Growing up under the drone of engines from Castle Bromwich aerodrome engendered a predictable fascination for flying machines in a Brummie lad growing up in the aftermath of the Second World War. In later years, fate was kind enough to place Jem Shaw in the cockpits of some of those iconic aircraft, and the time aloft was balm to a spirit jaded by writing compelling and frequently trite advertising copy. It's a sad indictment of Shaw's intellectual powers that he had to turn sixty before realising that writing and flying weren't mutually exclusive.
What prompted you to write a WW1 novel?
It's a period of history that fascinates me, especially the incredibly rapid development of aviation. At the start of the war pilots were staggering around the sky in fragile, wood and canvas dragonflies. The science of powered flight was barely a decade old, and few tacticians believed that they would ever constitute a major factor on the battlefield.
Within little more than a year, the concept of air superiority had been born and by 1916 aircraft were seen as a deciding factor in modern warfare. But there were no tried and proven formulae; nobody knew what worked and what didn't, and so every technological advance was a leap into the unknown. I'm astonished by the heroism and physical endurance of these young men, many of them still in their teens, who flew and fought daily in a bitter cold, airless world of constant danger.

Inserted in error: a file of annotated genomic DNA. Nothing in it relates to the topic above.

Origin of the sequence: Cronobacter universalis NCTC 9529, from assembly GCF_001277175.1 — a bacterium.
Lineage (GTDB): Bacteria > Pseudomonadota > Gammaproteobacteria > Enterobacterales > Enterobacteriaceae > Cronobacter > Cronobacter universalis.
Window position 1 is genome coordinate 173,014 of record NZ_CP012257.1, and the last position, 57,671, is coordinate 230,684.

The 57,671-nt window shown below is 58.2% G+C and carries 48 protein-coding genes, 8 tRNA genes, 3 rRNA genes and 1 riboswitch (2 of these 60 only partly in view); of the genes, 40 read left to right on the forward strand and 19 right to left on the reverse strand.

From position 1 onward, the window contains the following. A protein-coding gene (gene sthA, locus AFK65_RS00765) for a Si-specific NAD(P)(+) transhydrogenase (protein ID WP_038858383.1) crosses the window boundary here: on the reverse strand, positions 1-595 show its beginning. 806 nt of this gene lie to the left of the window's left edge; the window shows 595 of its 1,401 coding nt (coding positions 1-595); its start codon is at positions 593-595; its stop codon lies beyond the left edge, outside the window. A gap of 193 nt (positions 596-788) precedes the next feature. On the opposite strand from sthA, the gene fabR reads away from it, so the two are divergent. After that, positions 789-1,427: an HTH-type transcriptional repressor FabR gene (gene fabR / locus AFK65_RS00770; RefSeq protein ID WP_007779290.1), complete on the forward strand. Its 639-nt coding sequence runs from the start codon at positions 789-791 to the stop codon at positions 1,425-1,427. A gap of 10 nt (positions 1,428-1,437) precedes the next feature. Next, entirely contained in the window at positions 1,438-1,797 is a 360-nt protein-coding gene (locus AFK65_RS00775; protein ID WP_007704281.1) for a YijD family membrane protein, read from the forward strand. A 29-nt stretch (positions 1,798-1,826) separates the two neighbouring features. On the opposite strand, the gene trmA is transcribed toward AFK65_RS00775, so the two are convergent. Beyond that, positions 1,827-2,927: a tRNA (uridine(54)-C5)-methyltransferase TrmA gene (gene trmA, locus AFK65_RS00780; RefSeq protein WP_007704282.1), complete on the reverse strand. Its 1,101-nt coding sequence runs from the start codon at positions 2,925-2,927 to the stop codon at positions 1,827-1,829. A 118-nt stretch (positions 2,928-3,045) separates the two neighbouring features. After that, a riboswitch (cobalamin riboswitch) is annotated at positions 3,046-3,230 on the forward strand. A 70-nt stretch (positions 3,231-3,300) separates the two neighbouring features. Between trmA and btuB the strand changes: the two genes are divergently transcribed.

You've done some flying yourself; how did this affect your writing?
I wanted to be accurate and believable. Most of my favourite books of the period are autobiographies of great pilots like Cecil Lewis or Arthur Gould Lee. I've tried to capture that same authenticity, while at the same time giving the reader a feel for just what it feels like to be in the open cockpit of a biplane in the thin, sub-zero atmosphere of high altitude. I've experienced it for a few brief minutes, with little likelihood of being shot down by the Hun in the Sun; these young men stayed in that perilous world for two hours at a time.